Immigration authorities worked closely with a marine oil-rig company in Mississippi to discourage protests by temporary guest workers from India over their job conditions, including advising managers to send some workers back to India, according to new testimony in a federal lawsuit against the company, Signal International.
The cooperation between the company and federal immigration agents is recounted in sworn depositions by Signal managers who were involved when tensions in its shipyard in Pascagoula, Miss., erupted into a public clash in March 2007.
Since then, hundreds of the Indian workers have brought a civil rights lawsuit against the company, claiming they were victims of human trafficking and labor abuse. Signal International is fighting the suit and has sued American and Indian recruiters who contracted with the workers in India. The company claims the recruiters misled it — and the workers — about the terms of the work visas that brought them to this country.
The Departments of Justice and Homeland Security have opened separate investigations. The federal Equal Employment Opportunity Commission determined in September that there was “reasonable cause” to believe the Indian guest workers at Signal had faced discrimination and a work environment “laced with ridicule and harassment.”
The Signal case has come to represent some of the flaws and pitfalls, for immigrants and for employers, in the H-2B temporary guest worker program. As Congressional lawmakers weigh moving forward this year on an overhaul of the immigration system, they are debating whether to include an expansion of guest worker programs.
A lawyer for Signal, Erin C. Hangartner, said the company could not comment on the suit.
As it rushed to repair offshore oil rigs after Hurricane Katrina, Signal International hired about 500 skilled metalworkers from India in 2006. Numerous workers have said that they paid as much as $20,000 to Signal’s recruiters, many going into debt or selling their homes. They said recruiters had promised that their visas would soon be converted to green cards, allowing them to remain as permanent residents.
Once the workers realized they would not receive green cards, many complained of fraud and banded together to seek help from American lawyers.
In a deposition in the lawsuit, filed in Federal District Court in New Orleans, Signal’s chief operating officer, Ronald Schnoor, said he grew frustrated with Indian workers who were “chronic whiners.” In early 2007 he decided to fire several who were encouraging protests.
Those workers “were making impossible demands” for the company to secure green cards for them or to repay the high fees, Mr. Schnoor said. They were “taking workers away from their work and actually trying to get them to join some effort they were organizing,” he said.
Mr. Schnoor and Darrell Snyder, a manager in the shipyard, where the Indians were living in a labor camp, said they had consulted with agents from Immigration and Customs Enforcement for “guidance” on how to fire the workers, following the rules of the H-2B program.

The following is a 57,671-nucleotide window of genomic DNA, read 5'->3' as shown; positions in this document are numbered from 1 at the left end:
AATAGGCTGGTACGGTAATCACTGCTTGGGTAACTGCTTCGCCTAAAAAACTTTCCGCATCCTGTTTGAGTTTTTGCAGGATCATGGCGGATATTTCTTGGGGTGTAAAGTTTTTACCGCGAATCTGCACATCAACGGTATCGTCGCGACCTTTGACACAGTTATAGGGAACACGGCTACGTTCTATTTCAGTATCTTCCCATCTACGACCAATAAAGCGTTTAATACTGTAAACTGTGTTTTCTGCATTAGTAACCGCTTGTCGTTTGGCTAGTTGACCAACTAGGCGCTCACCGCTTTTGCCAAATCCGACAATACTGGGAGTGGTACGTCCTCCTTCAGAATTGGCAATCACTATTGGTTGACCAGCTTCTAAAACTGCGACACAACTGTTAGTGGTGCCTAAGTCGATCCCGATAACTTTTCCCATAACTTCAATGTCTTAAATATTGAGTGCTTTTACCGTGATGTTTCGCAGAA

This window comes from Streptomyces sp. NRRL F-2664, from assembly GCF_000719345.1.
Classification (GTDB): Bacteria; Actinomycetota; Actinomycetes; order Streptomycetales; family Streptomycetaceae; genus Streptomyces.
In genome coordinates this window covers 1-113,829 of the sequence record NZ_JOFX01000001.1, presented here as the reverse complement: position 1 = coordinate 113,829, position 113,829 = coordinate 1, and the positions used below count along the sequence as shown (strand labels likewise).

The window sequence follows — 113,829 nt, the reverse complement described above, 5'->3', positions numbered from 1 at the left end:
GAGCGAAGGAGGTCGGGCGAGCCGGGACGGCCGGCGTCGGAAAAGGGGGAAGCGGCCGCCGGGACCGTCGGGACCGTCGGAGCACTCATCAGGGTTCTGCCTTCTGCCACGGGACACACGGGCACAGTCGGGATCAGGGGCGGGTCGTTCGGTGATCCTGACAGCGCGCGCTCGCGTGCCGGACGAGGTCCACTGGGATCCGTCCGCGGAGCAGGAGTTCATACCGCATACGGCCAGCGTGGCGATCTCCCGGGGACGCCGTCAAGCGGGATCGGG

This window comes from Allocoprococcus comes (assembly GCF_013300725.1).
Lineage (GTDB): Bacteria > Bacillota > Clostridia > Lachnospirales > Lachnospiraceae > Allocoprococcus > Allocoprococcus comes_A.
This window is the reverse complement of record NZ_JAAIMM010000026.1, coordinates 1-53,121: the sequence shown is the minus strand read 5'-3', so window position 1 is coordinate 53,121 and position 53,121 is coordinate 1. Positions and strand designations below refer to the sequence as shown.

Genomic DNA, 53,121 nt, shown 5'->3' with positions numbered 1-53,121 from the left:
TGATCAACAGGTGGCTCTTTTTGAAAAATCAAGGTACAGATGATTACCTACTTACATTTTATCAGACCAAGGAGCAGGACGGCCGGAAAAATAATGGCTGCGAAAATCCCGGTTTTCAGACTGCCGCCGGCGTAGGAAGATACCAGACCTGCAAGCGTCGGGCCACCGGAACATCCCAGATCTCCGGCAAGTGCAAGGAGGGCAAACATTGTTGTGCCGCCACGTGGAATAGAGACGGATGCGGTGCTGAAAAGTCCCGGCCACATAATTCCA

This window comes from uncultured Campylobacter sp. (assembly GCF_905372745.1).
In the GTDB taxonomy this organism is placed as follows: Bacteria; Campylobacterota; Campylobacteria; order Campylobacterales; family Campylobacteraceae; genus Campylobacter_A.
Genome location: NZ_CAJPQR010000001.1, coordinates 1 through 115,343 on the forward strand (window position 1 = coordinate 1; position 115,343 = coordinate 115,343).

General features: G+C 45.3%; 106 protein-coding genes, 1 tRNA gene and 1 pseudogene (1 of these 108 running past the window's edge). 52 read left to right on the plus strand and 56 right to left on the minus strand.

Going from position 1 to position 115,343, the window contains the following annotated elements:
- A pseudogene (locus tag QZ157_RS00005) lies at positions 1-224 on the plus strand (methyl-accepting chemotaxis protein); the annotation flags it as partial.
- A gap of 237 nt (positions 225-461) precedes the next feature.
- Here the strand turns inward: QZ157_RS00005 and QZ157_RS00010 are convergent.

Mr. Schnoor said the “direction” he received from an immigration enforcement agent was this: “Don’t give them any advance notice. Take them all out of the line on the way to work; get their personal belongings; get them in a van, and get their tickets, and get them to the airport, and send them back to India.”
Signal managers said they tried to carry out those instructions on March 9, 2007, putting several Indian workers into vans to take them to the airport. They were prevented from leaving the shipyard by immigrant advocates gathered at the gates.
In an internal e-mail message 10 days later, Mr. Snyder reported that another immigration official had assured him in a meeting that day that the agency would pursue any Indian workers who left their jobs, “if for no other reason than to send a message to the remaining workers that it is not in their best interests to try and ‘push’ the system.”
Carl Falstrom, an immigration lawyer in New Orleans who is not associated with the Signal case, said there were rules for employers who fired guest workers. They are required to provide return airfare to the workers’ home countries, and they are supposed to notify the visa agency, Citizenship and Immigration Services, when workers are no longer employed. But, Mr. Falstrom said, private companies cannot carry out deportations.
Saket Soni, director of the New Orleans Workers’ Center for Racial Justice, which represents some workers in the lawsuit, said the managers’ testimony showed that immigration enforcement agents had “advised the corporation on how to retaliate against workers who were organizing.”
An ICE spokesman, Brian Hale, said he could not comment on a continuing investigation. But Mr. Hale said ICE agents were generally aware that a company that fires workers in the H-2B program “is prohibited from compelling individuals to get on the plane.”